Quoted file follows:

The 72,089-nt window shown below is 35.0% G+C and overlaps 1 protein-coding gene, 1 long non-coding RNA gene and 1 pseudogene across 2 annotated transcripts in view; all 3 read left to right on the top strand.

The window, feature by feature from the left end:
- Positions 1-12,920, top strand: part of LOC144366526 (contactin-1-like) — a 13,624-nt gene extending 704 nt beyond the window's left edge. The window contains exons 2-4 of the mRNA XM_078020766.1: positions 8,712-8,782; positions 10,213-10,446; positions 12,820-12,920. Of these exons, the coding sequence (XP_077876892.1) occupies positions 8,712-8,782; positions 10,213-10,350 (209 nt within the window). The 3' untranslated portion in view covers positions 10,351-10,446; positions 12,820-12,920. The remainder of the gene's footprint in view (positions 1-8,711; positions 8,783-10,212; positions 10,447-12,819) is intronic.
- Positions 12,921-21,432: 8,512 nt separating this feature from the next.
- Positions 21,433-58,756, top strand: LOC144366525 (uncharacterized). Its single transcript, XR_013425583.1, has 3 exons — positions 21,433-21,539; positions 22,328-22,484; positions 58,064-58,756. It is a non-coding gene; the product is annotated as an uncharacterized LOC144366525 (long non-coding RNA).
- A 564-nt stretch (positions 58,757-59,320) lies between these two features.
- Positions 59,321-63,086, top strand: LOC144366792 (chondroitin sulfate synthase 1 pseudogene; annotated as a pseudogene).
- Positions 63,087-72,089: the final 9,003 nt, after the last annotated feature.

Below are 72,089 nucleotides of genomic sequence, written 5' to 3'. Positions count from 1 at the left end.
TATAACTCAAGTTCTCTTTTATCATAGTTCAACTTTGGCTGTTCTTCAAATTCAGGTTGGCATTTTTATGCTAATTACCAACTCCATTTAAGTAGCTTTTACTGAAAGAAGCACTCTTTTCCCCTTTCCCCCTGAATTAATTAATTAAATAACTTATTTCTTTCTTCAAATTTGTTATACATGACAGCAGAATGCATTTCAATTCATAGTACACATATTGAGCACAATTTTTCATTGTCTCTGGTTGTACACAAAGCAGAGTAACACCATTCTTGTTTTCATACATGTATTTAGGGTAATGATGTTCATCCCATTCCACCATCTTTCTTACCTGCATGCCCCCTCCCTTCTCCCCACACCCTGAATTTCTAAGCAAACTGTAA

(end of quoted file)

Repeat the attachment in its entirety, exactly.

The 72,089-nt window shown below is 35.0% G+C and overlaps 1 protein-coding gene, 1 long non-coding RNA gene and 1 pseudogene across 2 annotated transcripts in view; all 3 read left to right on the top strand.

The window, feature by feature from the left end:
- Positions 1-12,920, top strand: part of LOC144366526 (contactin-1-like) — a 13,624-nt gene extending 704 nt beyond the window's left edge. The window contains exons 2-4 of the mRNA XM_078020766.1: positions 8,712-8,782; positions 10,213-10,446; positions 12,820-12,920. Of these exons, the coding sequence (XP_077876892.1) occupies positions 8,712-8,782; positions 10,213-10,350 (209 nt within the window). The 3' untranslated portion in view covers positions 10,351-10,446; positions 12,820-12,920. The remainder of the gene's footprint in view (positions 1-8,711; positions 8,783-10,212; positions 10,447-12,819) is intronic.
- Positions 12,921-21,432: 8,512 nt separating this feature from the next.
- Positions 21,433-58,756, top strand: LOC144366525 (uncharacterized). Its single transcript, XR_013425583.1, has 3 exons — positions 21,433-21,539; positions 22,328-22,484; positions 58,064-58,756. It is a non-coding gene; the product is annotated as an uncharacterized LOC144366525 (long non-coding RNA).
- A 564-nt stretch (positions 58,757-59,320) lies between these two features.
- Positions 59,321-63,086, top strand: LOC144366792 (chondroitin sulfate synthase 1 pseudogene; annotated as a pseudogene).
- Positions 63,087-72,089: the final 9,003 nt, after the last annotated feature.

Below are 72,089 nucleotides of genomic sequence, written 5' to 3'. Positions count from 1 at the left end.
TATAACTCAAGTTCTCTTTTATCATAGTTCAACTTTGGCTGTTCTTCAAATTCAGGTTGGCATTTTTATGCTAATTACCAACTCCATTTAAGTAGCTTTTACTGAAAGAAGCACTCTTTTCCCCTTTCCCCCTGAATTAATTAATTAAATAACTTATTTCTTTCTTCAAATTTGTTATACATGACAGCAGAATGCATTTCAATTCATAGTACACATATTGAGCACAATTTTTCATTGTCTCTGGTTGTACACAAAGCAGAGTAACACCATTCTTGTTTTCATACATGTATTTAGGGTAATGATGTTCATCCCATTCCACCATCTTTCTTACCTGCATGCCCCCTCCCTTCTCCCCACACCCTGAATTTCTAAGCAAACTGTAA